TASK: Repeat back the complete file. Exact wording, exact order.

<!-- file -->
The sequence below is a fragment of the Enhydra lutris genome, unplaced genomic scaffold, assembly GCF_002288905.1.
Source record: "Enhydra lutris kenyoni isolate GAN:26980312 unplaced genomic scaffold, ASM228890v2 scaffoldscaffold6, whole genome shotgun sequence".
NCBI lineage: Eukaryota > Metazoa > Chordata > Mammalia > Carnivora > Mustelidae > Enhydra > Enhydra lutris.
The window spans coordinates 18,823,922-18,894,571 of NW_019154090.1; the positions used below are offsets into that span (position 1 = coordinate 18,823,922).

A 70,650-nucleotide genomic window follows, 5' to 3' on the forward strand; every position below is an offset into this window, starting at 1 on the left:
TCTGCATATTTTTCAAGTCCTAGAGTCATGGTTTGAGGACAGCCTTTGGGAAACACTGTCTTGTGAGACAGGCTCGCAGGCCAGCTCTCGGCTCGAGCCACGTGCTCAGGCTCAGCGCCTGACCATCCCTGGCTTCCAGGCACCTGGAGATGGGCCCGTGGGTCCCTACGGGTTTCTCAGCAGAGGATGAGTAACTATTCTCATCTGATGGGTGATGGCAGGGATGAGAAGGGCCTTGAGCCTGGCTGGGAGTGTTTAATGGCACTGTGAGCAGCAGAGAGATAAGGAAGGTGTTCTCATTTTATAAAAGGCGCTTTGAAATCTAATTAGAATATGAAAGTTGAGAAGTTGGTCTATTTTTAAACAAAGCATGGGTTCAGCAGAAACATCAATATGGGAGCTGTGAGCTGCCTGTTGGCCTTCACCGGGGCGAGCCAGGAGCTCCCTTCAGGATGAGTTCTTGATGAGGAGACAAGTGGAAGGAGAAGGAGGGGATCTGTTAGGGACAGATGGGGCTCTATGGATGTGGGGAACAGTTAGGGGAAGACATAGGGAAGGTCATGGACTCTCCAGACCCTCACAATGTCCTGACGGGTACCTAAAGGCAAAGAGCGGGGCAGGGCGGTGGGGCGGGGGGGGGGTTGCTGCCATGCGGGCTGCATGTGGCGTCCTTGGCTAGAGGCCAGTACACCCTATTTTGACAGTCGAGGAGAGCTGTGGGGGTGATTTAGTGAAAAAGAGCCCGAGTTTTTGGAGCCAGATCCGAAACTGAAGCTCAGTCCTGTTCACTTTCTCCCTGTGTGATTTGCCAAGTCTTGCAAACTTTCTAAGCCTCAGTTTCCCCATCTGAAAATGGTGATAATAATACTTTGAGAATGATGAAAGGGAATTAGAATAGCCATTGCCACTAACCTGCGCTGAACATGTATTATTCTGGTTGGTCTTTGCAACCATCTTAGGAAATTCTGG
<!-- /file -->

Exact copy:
The sequence below is a fragment of the Enhydra lutris genome, unplaced genomic scaffold, assembly GCF_002288905.1.
Source record: "Enhydra lutris kenyoni isolate GAN:26980312 unplaced genomic scaffold, ASM228890v2 scaffoldscaffold6, whole genome shotgun sequence".
NCBI lineage: Eukaryota > Metazoa > Chordata > Mammalia > Carnivora > Mustelidae > Enhydra > Enhydra lutris.
The window spans coordinates 18,823,922-18,894,571 of NW_019154090.1; the positions used below are offsets into that span (position 1 = coordinate 18,823,922).

A 70,650-nucleotide genomic window follows, 5' to 3' on the forward strand; every position below is an offset into this window, starting at 1 on the left:
TCTGCATATTTTTCAAGTCCTAGAGTCATGGTTTGAGGACAGCCTTTGGGAAACACTGTCTTGTGAGACAGGCTCGCAGGCCAGCTCTCGGCTCGAGCCACGTGCTCAGGCTCAGCGCCTGACCATCCCTGGCTTCCAGGCACCTGGAGATGGGCCCGTGGGTCCCTACGGGTTTCTCAGCAGAGGATGAGTAACTATTCTCATCTGATGGGTGATGGCAGGGATGAGAAGGGCCTTGAGCCTGGCTGGGAGTGTTTAATGGCACTGTGAGCAGCAGAGAGATAAGGAAGGTGTTCTCATTTTATAAAAGGCGCTTTGAAATCTAATTAGAATATGAAAGTTGAGAAGTTGGTCTATTTTTAAACAAAGCATGGGTTCAGCAGAAACATCAATATGGGAGCTGTGAGCTGCCTGTTGGCCTTCACCGGGGCGAGCCAGGAGCTCCCTTCAGGATGAGTTCTTGATGAGGAGACAAGTGGAAGGAGAAGGAGGGGATCTGTTAGGGACAGATGGGGCTCTATGGATGTGGGGAACAGTTAGGGGAAGACATAGGGAAGGTCATGGACTCTCCAGACCCTCACAATGTCCTGACGGGTACCTAAAGGCAAAGAGCGGGGCAGGGCGGTGGGGCGGGGGGGGGGTTGCTGCCATGCGGGCTGCATGTGGCGTCCTTGGCTAGAGGCCAGTACACCCTATTTTGACAGTCGAGGAGAGCTGTGGGGGTGATTTAGTGAAAAAGAGCCCGAGTTTTTGGAGCCAGATCCGAAACTGAAGCTCAGTCCTGTTCACTTTCTCCCTGTGTGATTTGCCAAGTCTTGCAAACTTTCTAAGCCTCAGTTTCCCCATCTGAAAATGGTGATAATAATACTTTGAGAATGATGAAAGGGAATTAGAATAGCCATTGCCACTAACCTGCGCTGAACATGTATTATTCTGGTTGGTCTTTGCAACCATCTTAGGAAATTCTGG